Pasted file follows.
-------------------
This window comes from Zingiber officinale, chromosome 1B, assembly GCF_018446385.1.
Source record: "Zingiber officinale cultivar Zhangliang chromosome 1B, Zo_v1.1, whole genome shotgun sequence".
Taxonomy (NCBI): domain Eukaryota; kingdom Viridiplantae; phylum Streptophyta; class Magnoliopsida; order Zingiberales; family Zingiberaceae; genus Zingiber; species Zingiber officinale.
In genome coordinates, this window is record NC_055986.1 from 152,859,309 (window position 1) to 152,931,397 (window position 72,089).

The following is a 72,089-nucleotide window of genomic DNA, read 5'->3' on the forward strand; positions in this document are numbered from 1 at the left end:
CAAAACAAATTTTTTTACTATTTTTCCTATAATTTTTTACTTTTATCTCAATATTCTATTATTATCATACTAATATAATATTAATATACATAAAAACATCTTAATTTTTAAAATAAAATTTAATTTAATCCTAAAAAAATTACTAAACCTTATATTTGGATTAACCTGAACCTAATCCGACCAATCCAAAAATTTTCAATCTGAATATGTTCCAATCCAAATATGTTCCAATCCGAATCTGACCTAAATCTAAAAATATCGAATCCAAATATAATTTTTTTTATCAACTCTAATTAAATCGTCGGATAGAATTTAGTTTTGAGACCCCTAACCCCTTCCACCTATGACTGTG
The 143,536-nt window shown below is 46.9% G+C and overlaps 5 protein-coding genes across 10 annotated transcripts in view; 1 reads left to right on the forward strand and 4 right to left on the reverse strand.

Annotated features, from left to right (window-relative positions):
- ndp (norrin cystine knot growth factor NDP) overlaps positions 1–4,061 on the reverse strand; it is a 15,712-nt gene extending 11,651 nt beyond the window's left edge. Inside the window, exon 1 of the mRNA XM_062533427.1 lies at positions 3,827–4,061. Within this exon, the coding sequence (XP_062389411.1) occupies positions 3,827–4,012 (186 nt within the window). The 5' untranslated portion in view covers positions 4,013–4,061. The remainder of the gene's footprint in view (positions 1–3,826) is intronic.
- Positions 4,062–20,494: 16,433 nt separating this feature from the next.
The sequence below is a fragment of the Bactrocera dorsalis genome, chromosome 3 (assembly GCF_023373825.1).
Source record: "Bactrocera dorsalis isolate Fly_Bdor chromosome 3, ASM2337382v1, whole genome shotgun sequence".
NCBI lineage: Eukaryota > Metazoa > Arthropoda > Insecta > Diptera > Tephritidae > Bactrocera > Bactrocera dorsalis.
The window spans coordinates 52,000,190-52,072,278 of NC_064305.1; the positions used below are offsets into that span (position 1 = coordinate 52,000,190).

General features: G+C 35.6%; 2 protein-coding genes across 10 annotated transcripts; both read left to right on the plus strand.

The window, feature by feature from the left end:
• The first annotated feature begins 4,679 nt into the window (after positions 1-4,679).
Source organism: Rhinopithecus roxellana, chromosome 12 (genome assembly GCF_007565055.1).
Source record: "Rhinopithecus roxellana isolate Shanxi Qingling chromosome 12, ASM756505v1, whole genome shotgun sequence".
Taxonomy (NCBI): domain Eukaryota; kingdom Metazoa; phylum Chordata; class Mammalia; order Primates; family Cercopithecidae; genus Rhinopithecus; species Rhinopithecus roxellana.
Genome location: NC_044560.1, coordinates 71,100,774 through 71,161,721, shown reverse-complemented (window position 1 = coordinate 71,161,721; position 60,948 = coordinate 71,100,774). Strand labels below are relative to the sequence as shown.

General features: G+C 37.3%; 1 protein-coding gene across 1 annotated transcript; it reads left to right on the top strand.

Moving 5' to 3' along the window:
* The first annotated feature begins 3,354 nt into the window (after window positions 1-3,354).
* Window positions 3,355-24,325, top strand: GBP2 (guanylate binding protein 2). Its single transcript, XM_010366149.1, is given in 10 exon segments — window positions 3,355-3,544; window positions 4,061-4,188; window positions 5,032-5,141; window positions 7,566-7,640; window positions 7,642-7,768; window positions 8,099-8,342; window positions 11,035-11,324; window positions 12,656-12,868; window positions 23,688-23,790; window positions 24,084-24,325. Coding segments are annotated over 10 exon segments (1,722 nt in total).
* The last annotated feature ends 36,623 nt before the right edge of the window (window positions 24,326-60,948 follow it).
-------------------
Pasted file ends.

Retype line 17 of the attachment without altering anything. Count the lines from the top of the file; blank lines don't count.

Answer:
• The first annotated feature begins 4,679 nt into the window (after positions 1-4,679).